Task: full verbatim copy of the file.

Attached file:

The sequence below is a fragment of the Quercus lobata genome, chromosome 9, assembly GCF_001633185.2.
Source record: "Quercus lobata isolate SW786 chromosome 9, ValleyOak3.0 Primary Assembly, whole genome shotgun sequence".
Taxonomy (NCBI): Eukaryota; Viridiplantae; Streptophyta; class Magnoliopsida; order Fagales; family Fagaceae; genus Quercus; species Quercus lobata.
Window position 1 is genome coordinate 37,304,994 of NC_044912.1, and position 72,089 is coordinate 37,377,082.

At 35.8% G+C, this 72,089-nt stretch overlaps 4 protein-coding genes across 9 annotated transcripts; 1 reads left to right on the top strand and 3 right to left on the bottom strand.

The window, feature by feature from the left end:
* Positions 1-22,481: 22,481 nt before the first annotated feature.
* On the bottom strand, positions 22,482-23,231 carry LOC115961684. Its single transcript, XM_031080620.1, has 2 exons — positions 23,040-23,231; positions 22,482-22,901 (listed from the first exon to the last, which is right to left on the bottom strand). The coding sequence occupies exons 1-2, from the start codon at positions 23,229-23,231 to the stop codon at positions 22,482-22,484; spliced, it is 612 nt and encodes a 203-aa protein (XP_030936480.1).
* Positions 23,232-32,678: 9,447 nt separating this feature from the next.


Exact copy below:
The sequence below is a fragment of the Quercus lobata genome, chromosome 9, assembly GCF_001633185.2.
Source record: "Quercus lobata isolate SW786 chromosome 9, ValleyOak3.0 Primary Assembly, whole genome shotgun sequence".
Taxonomy (NCBI): Eukaryota; Viridiplantae; Streptophyta; class Magnoliopsida; order Fagales; family Fagaceae; genus Quercus; species Quercus lobata.
Window position 1 is genome coordinate 37,304,994 of NC_044912.1, and position 72,089 is coordinate 37,377,082.

At 35.8% G+C, this 72,089-nt stretch overlaps 4 protein-coding genes across 9 annotated transcripts; 1 reads left to right on the top strand and 3 right to left on the bottom strand.

The window, feature by feature from the left end:
* Positions 1-22,481: 22,481 nt before the first annotated feature.
* On the bottom strand, positions 22,482-23,231 carry LOC115961684. Its single transcript, XM_031080620.1, has 2 exons — positions 23,040-23,231; positions 22,482-22,901 (listed from the first exon to the last, which is right to left on the bottom strand). The coding sequence occupies exons 1-2, from the start codon at positions 23,229-23,231 to the stop codon at positions 22,482-22,484; spliced, it is 612 nt and encodes a 203-aa protein (XP_030936480.1).
* Positions 23,232-32,678: 9,447 nt separating this feature from the next.